By Bill Rankin
A federal judge on Friday ruled the U.S. Army Corps of Engineers has been illegally reallocating water from Lake Lanier to meet metro Atlanta’s needs, but he’s not turning off the tap just yet.
The judge overseeing the high-stakes case wants a political solution and is sending the fight to Congress.
In the meantime, the current withdrawal levels from Lake Lanier will be allowed to stay the same — but not increase, U.S. District Judge Paul Magnuson ruled. And if a political solution cannot be worked out in three years, the judge said, his order will take effect.
This means the metro area will not be allowed to use Lake Lanier as its primary source of water supply.
“Thus…only Gainesville and Buford will be allowed to withdraw water from the lake,” Magnuson said in a 97-page order. “The court recognizes that this is a draconian result. It is, however, the only result that recognizes how far the operation of the Buford [Dam] project has strayed from the original authorization.”
Magnuson, of St. Paul, Minn., was picked in 2007 to decide the almost two-decades-old tristate water wars case involving Georgia, Alabama and Florida.
His ruling handed the metro area a crushing legal defeat. The judge found that the Corps of Engineers should have obtained congressional approval before allowing Lake Lanier to be the metro area’s primary source of water supply.
In a joint statement, Georgia senators Johnny Isakson and Saxby Chambliss acknowledged it is now up to Congress to reach a compromise.
“We will work tirelessly to reach an agreement that is in the best interest of Georgia while at the same time respecting the interests and concerns of Florida and Alabama,” the senators said. “This is a huge challenge, but it is a challenge we must meet.”
Alabama Gov. Bob Riley praised the ruling, saying he hopes it leads to renewed negotiations between the three states and a “fair and equitable” agreement.
“Atlanta has based its growth on the idea that it could take whatever water it wanted whenever it wanted it, and that the downstream states would simply have to do with less,” Riley said. “Following the court’s ruling today, this massive illegal water grab will be coming to an end.”
Gil Rogers, senior attorney with the Southern Environmental Law Center, said the ruling puts Georgia in a much weaker negotiating position with respect to Lake Lanier water rights.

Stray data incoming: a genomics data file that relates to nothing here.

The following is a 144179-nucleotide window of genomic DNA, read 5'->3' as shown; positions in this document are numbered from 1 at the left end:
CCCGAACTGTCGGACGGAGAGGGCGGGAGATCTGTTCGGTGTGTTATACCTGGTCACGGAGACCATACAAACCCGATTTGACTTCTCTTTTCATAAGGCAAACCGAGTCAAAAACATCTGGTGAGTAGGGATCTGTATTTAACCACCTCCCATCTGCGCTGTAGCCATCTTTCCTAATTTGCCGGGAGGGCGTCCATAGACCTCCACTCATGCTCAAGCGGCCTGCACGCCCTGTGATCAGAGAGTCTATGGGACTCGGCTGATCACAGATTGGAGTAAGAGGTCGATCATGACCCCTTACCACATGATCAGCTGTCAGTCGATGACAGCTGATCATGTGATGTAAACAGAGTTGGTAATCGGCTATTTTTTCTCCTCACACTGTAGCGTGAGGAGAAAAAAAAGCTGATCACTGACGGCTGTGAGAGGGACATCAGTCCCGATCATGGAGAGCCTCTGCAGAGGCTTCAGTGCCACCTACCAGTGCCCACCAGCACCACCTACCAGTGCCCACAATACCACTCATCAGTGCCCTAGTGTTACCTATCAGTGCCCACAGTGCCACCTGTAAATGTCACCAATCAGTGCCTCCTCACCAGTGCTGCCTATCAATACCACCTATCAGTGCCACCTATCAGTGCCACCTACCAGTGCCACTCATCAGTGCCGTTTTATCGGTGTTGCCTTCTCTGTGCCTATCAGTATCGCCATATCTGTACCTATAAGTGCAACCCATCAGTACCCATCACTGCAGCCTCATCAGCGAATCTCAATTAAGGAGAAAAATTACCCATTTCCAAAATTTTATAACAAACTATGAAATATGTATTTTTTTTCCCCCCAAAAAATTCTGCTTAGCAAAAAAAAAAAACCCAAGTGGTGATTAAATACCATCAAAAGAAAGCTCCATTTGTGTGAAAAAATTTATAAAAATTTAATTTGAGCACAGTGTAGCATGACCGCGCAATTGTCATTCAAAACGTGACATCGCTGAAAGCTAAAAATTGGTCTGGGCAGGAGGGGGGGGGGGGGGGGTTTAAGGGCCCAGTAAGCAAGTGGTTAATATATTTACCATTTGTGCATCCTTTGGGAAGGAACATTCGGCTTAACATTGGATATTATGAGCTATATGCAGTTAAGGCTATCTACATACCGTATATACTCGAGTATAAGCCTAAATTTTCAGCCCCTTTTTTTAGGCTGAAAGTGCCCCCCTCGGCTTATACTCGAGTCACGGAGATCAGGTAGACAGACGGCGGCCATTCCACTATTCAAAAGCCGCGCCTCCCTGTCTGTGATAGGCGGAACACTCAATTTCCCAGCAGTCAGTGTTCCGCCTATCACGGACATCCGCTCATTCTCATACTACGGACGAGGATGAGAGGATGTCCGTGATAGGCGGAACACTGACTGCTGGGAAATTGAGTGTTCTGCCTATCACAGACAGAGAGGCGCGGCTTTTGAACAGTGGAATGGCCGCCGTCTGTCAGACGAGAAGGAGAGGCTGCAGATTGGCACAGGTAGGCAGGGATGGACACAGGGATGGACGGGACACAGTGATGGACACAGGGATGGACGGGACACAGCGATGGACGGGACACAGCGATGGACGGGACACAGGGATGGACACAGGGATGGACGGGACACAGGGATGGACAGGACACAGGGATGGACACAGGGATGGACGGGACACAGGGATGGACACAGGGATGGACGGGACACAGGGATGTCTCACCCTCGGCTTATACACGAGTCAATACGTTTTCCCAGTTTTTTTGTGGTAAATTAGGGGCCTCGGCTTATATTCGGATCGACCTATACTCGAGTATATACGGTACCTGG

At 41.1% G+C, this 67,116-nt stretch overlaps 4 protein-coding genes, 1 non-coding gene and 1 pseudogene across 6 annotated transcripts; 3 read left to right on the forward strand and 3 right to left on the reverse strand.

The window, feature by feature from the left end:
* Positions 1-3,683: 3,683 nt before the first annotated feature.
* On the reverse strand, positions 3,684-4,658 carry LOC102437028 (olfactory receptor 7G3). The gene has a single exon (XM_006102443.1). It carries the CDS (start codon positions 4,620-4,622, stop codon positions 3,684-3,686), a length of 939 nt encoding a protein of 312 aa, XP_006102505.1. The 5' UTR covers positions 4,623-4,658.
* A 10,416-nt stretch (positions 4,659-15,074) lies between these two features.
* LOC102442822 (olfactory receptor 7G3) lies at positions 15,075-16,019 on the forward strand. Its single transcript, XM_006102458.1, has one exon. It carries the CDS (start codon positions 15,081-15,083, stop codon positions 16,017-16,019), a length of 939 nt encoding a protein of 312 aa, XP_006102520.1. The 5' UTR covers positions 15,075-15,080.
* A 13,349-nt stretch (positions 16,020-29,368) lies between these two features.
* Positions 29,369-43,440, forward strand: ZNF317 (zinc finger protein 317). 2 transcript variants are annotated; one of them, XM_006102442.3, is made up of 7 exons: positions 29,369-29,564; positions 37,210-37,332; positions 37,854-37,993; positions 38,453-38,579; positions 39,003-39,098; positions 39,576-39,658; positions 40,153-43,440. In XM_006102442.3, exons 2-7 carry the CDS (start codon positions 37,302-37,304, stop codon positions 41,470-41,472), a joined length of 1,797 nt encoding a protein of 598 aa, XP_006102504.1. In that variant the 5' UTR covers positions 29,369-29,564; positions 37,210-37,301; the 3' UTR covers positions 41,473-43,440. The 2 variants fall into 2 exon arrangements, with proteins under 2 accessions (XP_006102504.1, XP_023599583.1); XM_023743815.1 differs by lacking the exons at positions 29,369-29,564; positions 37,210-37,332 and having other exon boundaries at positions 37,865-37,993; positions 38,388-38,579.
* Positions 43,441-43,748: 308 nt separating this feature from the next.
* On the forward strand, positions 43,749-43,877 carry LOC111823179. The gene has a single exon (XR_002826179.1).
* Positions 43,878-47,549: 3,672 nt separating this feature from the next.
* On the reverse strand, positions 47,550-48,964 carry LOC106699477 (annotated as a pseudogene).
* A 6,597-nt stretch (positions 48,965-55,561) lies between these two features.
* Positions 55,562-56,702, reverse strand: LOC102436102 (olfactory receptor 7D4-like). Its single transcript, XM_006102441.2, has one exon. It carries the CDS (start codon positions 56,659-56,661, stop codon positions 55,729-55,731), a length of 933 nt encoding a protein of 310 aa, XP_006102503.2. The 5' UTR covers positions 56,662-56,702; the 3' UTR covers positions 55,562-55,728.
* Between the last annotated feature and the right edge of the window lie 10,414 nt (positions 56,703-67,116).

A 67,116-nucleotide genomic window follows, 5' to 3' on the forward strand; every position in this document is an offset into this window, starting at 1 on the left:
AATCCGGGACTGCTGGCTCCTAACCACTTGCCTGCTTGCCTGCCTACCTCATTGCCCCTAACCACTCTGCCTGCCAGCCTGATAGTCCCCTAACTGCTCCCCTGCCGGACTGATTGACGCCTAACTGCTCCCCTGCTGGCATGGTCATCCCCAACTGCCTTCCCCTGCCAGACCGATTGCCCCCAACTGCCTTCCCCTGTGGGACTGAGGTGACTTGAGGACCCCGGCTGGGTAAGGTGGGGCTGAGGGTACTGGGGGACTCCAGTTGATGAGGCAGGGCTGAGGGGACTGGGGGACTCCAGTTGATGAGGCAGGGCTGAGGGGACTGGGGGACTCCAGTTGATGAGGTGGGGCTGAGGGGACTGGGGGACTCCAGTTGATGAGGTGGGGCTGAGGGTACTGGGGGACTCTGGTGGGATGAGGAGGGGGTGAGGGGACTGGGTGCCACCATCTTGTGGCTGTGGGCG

“This is a real wakeup call for the metro Atlanta area,” he added. “Drought or no drought, this area can no longer take water for granted and should move as quickly as possible to sustainable water management practices that do not involve controversial reservoirs.”
Magnuson said he was sympathetic to the plight of the Corps of Engineers because it has to deal with competing claims to Lake Lanier’s water — a finite resource.
But the judge said the Corps’ reallocation of Lake Lanier’s water without congressional approval was illegal and in violation of the Water Supply Act. And Magnuson said it was “beyond comprehension” that the Corps’ current operating manual for the Buford Dam is more than 50 years old.
He encouraged the Corps to update its water supply plans so those in the Apalachiocola-Chattahoochee-Flint (ACF) river basin can determine how the operation of Buford Dam will affect their future interests and whether it can meet their water needs.
But Magnuson also said the blame cannot be placed solely on the Corps’ shoulders.
“Too often,” Magnuson wrote, “state, local and even national government actors do not consider the long-term consequences of their decisions. Local governments allow unchecked growth because it increases tax revenue, but these same governments do not sufficiently plan for the resources such unchecked growth will require.”
Nor do individual citizens consider frequently enough their own water consumption, absent a crisis such as the recent drought, the judge said.
“The problems faced in the ACF basin will continue to be repeated throughout this country, as the population grows and more undeveloped land is developed,” Magnuson said. “Only by cooperating, planning and conserving can we avoid the situtations that gave rise to this litigation.”